A GP surgery in Bideford is hoping to get patients green-fingered to help boost their wellbeing.
Wooda Surgery has teamed up with Bideford Sustainability Group, which has transformed some disused land off the Tarka Trail at Bideford station into an allotment.
The surgery’s plot on the allotment is designed to be a green space specifically for patients to learn about growing produce and eating healthily, boost mental health and combat social isolation.
GP trainee Will Bickerton has spearheaded the allotment scheme, and is encouraging patients to come and make use of its benefits.
He said: “It’s a fantastic space. Covid has changed things slightly, but hopefully now we are into summer we can get people more involved.
“Evidence suggests schemes such as this can reduce hospital admissions and A and E attendances.”
It is hoped the plot, which is producing a range of fruit and vegetables from potatoes and marrows to garden peas and tomatoes, will eventually become patient-led.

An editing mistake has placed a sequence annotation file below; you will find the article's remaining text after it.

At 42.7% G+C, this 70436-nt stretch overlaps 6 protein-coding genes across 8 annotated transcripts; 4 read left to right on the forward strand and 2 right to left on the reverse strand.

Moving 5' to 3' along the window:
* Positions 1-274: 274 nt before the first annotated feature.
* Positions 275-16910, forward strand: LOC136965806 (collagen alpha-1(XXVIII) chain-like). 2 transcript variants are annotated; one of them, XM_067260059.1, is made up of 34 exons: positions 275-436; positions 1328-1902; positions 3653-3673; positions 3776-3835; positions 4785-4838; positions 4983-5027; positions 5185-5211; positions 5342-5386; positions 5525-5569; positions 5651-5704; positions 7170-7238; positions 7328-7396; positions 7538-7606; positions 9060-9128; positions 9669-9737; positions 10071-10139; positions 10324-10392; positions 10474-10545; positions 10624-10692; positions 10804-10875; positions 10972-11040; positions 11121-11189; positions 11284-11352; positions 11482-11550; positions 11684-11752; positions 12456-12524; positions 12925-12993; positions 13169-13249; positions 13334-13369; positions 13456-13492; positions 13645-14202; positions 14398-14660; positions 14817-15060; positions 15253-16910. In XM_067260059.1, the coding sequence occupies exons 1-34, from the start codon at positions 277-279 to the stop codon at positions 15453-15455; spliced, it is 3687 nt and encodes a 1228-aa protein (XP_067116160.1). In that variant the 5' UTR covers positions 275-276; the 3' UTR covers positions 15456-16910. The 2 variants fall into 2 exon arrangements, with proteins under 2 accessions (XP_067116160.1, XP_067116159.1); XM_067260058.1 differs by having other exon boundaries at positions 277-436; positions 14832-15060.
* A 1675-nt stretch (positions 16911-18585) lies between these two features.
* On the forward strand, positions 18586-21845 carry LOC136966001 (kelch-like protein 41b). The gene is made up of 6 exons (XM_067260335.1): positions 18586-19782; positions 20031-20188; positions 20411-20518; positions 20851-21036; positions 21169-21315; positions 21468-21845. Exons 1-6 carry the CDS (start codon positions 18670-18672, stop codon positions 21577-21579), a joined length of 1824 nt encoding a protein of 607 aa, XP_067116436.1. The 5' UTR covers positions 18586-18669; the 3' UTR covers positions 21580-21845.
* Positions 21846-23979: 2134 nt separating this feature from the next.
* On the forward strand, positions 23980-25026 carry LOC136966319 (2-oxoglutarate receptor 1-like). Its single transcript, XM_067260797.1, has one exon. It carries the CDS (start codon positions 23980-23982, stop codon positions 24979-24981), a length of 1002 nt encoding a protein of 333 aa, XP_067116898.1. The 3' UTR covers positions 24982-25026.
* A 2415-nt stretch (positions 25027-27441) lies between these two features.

Not only is the project set to benefit patients, it is one of a series of green initiatives implemented by the surgery.
Wooda Surgery has achieved a silver award in the Green Impact for Health Scheme, which has been developed by the Royal College of General Practitioners and the National Union of Students.
The scheme has a wide range of measures which practices are encouraged to implement, including social prescribing, promoting recycling and recycling inhalers, and recently GPs have been able to cycle to home visits with the addition of a new eco-bike.
Dr Matt Lee, Green Impact lead at the surgery, said: “It gives us a framework for us to adapt measures. They may be small but if everyone did it there would be a collective benefit.”
“The bicycle has been really useful for medical visits, and it’s powered by the solar panels on the roof of the surgery, which we have had since 2011.
“The allotment is part of a wider scheme supporting social prescribing. This is one place where we can refer to and we have seen quite a few successes.
“We would love see even more participation from our patients.”